Each of these objects points to an obvious fact of life: cats and humans cohabitate the world together. We share bathrooms and bedrooms and kitchens. And we fill these spaces with stuff. Stuff mostly designed for humans, save the dog bed in the corner or the kitty litter box in the garage. We expect cats to live in our houses, walk on our slippery floors, scramble over our appliances and underneath our beds. Morgan is pushing back, by wrapping our stuff in carpet. “No,” she is saying to the chair, “you are not just for humans.” The cat houses are puzzles, both for cats and for humans. For instance, there is a hunk of wood that is covered in carpet on one side, that rests on two sharpened pencils, titled “INTERSPECIES WORK TABLE” (fig. 3). The function of this object is no more apparent to the human than to the cat. But to both it poses a challenge, and perhaps an invitation to collaborate in what Morgan sees as a launchpad for post-human thinking.
The work has been presented in a number of ongoing formats: normally the cat houses live in Morgan’s garage studio, their natural environment. Cats and humans may come and go, seeking or discovering the cat houses as I did when I arrived for a studio visit. The work was also presented in a garage in Seattle. And online, the work is shown through Morgan’s website in a mock Craigslist page that lists all of the pieces and their prices. This last presentation is like insurance, lest the art world try to re-re-appropriate the work as sculpture. “This is not an exhibition,” she writes in reference to the works living in Seattle. The Craigslist page builds a certain logic of transaction into the work that is otherwise the product of “dissociation and fantasy.” The logic of transaction underlines the function of the work: she is creating supportive structures that are in turn able to support her.
As Morgan makes clear, the cat houses are not for the gallery; they have no function there. But where does art serve a function? Why does it have to live in ascetic white boxes and cold warehouses? We grapple with these questions much like a cat on a wooden floor, sliding around, trying to find our grip. Function is at the heart of Morgan’s inquiry, challenging the status quo, retreating from the standard functions and spaces in which art is produced and consumed. She has been making a list, attempting to catalogue the functions of art:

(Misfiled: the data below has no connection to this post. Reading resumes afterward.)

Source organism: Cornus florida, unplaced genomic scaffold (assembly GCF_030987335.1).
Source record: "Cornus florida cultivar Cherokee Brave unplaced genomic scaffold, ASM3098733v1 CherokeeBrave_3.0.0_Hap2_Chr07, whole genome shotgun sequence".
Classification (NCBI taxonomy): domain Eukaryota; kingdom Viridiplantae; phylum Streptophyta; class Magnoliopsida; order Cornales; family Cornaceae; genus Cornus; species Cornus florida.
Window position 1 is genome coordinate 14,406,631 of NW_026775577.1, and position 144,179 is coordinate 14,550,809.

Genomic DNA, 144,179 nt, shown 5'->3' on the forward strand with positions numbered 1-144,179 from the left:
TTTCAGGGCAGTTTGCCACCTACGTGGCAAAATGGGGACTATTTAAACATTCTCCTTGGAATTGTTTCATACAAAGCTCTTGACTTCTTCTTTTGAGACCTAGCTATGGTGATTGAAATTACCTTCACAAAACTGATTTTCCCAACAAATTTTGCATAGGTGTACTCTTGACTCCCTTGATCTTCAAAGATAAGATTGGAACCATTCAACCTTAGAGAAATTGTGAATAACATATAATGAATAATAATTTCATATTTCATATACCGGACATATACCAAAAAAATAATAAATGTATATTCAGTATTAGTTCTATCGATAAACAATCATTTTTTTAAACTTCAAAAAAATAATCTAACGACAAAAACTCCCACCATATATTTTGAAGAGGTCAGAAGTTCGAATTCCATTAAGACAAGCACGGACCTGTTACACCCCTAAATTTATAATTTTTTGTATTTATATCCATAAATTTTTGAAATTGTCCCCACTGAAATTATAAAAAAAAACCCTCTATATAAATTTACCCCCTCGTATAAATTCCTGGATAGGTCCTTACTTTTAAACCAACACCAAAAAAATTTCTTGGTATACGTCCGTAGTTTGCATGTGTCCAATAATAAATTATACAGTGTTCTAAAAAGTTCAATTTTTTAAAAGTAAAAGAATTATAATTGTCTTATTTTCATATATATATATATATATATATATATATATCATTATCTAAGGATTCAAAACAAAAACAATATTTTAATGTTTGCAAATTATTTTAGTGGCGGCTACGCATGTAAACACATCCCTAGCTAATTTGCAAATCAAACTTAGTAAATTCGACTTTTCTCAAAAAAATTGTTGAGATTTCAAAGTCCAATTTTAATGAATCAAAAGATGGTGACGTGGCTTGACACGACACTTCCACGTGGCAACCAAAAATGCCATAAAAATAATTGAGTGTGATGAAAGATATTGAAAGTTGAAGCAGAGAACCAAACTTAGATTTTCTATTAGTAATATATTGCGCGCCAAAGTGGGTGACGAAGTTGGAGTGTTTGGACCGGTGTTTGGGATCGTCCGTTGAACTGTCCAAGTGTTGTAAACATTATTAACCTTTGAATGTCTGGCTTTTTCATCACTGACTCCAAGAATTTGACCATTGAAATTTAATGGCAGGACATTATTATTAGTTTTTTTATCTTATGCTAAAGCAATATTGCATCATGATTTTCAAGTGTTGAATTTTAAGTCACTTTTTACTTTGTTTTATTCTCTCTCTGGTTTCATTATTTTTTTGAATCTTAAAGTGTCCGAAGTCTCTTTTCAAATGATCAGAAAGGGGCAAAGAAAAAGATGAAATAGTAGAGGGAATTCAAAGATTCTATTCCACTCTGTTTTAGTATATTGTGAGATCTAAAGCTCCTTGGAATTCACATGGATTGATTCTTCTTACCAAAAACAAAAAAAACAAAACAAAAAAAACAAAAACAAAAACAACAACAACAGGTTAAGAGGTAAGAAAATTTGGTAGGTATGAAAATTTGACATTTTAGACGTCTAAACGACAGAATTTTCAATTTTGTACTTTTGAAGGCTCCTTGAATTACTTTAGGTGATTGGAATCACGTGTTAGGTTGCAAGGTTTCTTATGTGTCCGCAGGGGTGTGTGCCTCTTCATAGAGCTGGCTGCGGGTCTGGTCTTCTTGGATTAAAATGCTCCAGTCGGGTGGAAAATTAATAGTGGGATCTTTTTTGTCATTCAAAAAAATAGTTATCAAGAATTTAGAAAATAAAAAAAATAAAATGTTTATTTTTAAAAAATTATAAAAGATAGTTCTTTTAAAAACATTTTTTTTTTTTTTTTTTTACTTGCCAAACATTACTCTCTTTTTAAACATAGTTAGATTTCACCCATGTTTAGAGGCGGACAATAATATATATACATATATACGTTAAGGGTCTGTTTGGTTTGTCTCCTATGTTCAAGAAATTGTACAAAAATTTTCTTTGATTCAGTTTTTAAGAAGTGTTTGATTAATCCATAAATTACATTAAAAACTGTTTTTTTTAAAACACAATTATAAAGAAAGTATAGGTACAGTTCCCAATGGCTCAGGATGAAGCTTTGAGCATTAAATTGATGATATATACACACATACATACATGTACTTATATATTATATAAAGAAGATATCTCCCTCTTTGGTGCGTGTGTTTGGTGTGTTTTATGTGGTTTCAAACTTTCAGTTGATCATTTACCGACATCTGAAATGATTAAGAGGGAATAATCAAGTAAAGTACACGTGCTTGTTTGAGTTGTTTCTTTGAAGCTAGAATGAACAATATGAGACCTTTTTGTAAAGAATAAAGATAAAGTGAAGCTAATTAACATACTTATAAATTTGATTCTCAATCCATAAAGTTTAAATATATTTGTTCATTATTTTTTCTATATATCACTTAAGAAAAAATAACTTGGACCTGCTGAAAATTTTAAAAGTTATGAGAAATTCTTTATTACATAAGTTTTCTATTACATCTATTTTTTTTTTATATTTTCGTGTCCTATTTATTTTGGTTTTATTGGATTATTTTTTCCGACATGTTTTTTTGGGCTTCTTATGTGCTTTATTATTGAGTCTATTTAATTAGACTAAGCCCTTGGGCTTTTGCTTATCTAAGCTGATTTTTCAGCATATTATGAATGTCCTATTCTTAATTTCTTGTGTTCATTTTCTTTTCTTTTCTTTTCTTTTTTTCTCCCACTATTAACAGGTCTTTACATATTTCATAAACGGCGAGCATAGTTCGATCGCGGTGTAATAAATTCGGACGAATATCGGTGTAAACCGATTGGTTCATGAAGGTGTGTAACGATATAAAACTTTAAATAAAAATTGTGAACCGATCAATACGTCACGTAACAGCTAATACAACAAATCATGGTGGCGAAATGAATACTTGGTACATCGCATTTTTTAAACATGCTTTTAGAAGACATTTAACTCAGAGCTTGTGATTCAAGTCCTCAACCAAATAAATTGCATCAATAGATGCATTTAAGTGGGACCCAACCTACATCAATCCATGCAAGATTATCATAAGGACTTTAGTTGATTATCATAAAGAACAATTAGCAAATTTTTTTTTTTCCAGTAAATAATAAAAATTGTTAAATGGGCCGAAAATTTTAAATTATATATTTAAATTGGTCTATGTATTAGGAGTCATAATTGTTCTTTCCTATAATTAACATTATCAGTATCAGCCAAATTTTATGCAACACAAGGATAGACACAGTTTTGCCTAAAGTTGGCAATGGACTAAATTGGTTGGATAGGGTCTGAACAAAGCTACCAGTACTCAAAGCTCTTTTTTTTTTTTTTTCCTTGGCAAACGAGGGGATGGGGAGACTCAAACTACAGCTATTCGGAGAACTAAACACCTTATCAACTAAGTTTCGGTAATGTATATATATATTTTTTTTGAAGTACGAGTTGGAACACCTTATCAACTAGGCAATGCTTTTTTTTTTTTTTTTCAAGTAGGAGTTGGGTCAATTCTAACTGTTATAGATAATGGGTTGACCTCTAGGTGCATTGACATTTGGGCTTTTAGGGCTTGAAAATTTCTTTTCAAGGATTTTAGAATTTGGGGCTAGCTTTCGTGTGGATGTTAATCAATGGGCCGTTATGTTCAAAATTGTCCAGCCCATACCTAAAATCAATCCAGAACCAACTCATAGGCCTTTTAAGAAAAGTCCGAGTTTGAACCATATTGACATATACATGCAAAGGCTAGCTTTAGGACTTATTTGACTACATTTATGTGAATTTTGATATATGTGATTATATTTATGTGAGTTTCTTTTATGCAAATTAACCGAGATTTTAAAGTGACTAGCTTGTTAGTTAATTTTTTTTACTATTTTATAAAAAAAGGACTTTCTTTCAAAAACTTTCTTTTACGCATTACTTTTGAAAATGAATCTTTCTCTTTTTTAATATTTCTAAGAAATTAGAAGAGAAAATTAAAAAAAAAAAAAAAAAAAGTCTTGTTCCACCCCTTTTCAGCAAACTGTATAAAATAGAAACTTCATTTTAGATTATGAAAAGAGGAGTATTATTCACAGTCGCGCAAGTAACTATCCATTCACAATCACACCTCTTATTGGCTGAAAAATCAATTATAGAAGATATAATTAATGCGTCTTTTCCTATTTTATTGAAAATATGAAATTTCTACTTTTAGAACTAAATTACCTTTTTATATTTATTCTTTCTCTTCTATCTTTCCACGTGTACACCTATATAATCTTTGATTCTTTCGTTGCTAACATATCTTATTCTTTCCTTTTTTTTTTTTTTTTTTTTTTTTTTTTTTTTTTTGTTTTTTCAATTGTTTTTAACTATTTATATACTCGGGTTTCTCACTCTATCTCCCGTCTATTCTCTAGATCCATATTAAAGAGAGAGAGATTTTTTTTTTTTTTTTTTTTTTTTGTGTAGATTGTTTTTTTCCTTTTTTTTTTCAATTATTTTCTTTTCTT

Art as a compromised result of accommodating an institution’s requirements
Art as no vacancy, or vacancy
Art as all you can eat
The list goes on and on, a detailed account of the artist’s perception and a reminder that through art we can actually learn about the world. The list reads not quite as a manifesto, but as a series of observations, or hypotheses. The cat houses are one of these hypotheses, erased from the list because they now exist in reality. Their existence proves their function, they are art as a cat house. As I sit here writing about them, I imagine a cat climbing on one in Morgan’s garage.
Morgan has started taking on commissions for new houses, for specific cats and specific people. Through the use of a questionnaire, she incorporates the cat’s preferences into the patterns and shapes of each unique cat house. Each will live out its life in a home, covered in fur or dust, slowly deteriorating through use and consideration. It is a never ending, ongoing project, and as the artist states, “Morgan will continue working on both projects for the remaining duration of her life.”
The Social Forms of Art (SoFA) Journal is a bi-annual publication dedicated to supporting, documenting, and contextualizing socially engaged art and its related fields and disciplines. Each issue of the Journal focuses on a different theme in order to take a deep look at the ways in which artists are engaging with communities, institutions, and the public. The Journal seeks to support writing and web based projects that offer documentation, critique, commentary and context for a field that is active and expanding.
The SoFA Journal is published in print and PDF form twice a year, in June and December by the PSU Art & Social Practice Program. In addition to the print publication, the Journal hosts an online platform for ongoing projects.
Sponsored by the Portland State University Art and Social Practice MFA Program